Calculate a tiered pricing discount

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Coding level: Beginner
Duration: 10 minutes
Project type: Custom function

About this solution

If you offer a tiered pricing system for your customers, this custom function makes it easier to calculate the discount amounts for your prices.

Though you could use the built-in function SUMPRODUCT to make a tiered pricing calculation, using SUMPRODUCT is more complex and less flexible than this solution's custom function.

Screenshot of the tier pricing sample

How it works

A tiered pricing model means that the cost of goods or services goes down based on the quantity purchased.

For example, imagine you have two tiers, one that ranges from $0-$500 and is discounted by 10% and one that ranges from $501-$1,000 and is discounted by 20%. If the total price you need to calculate a discount for is $700, the script multiplies the first $500 by 10% and the remaining $200 by 20%, for a total discount of $90.

For a given total price, the script loops through the specified tiers in the tier pricing table. For each portion of the total price that falls within a tier, that portion is multiplied by the tier's associated percent value. The result is the sum of each tier's calculation.

Before you begin

To use this sample, you need the following prerequisites:

  • A Google Account (Google Workspace accounts might require administrator approval)
  • A web browser with access to the internet

Try it

  1. Click the button below to make a copy of the Tier pricing custom function spreadsheet.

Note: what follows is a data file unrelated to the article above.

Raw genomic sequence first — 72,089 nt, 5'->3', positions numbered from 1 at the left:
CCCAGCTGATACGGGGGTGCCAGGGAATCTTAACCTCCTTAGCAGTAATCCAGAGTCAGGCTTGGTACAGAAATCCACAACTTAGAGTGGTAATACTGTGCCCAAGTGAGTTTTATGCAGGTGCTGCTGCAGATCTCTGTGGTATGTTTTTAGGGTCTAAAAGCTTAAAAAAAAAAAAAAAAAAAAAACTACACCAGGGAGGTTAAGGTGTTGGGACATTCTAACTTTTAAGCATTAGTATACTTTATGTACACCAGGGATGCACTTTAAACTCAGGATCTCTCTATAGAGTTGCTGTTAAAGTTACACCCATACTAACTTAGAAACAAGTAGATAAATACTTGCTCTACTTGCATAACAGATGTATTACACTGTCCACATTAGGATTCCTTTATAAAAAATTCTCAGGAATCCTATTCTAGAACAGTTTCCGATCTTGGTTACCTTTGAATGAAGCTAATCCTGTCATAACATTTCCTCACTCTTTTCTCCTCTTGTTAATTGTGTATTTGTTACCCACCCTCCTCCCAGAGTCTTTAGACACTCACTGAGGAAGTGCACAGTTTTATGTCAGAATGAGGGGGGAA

Make a copy

  2. The table at row 16 shows a sample price calculation for a Software as a Service (SaaS) product.

  3. To calculate the discount amount, in cell C20, enter =tierPrice(C19,$B$3:$D$6). The final price updates in cell C21. If you're in a location that uses decimal commas, you might need to enter =tierPrice(C19;$B$3:$D$6) instead.

Open the Apps Script project

The sample script's code includes in-line comments to help you understand how it works. To access the code, in the spreadsheet, click Extensions > Apps Script.


You can edit the custom function as much as you'd like to fit your needs. Below is an optional addition to manually refresh custom function results.

Refresh cached results

Unlike built-in functions, Google caches custom functions to optimize performance. Therefore, if you change something within your custom function, such as a value that's being calculated, it might not immediately force an update. To refresh the function result manually, take the following steps:

  1. Add a checkbox to an empty cell by clicking Insert > Checkbox.
  2. Add the cell that has the checkbox as an extra parameter of the custom function. For example, if you add a checkbox to cell D20, update the tierPrice() function in cell C20 to =tierPrice(C19,$B$3:$D$6,D20).
  3. Check or uncheck the checkbox to refresh the custom function results.


This sample is maintained by Google with the help of Google Developer Experts.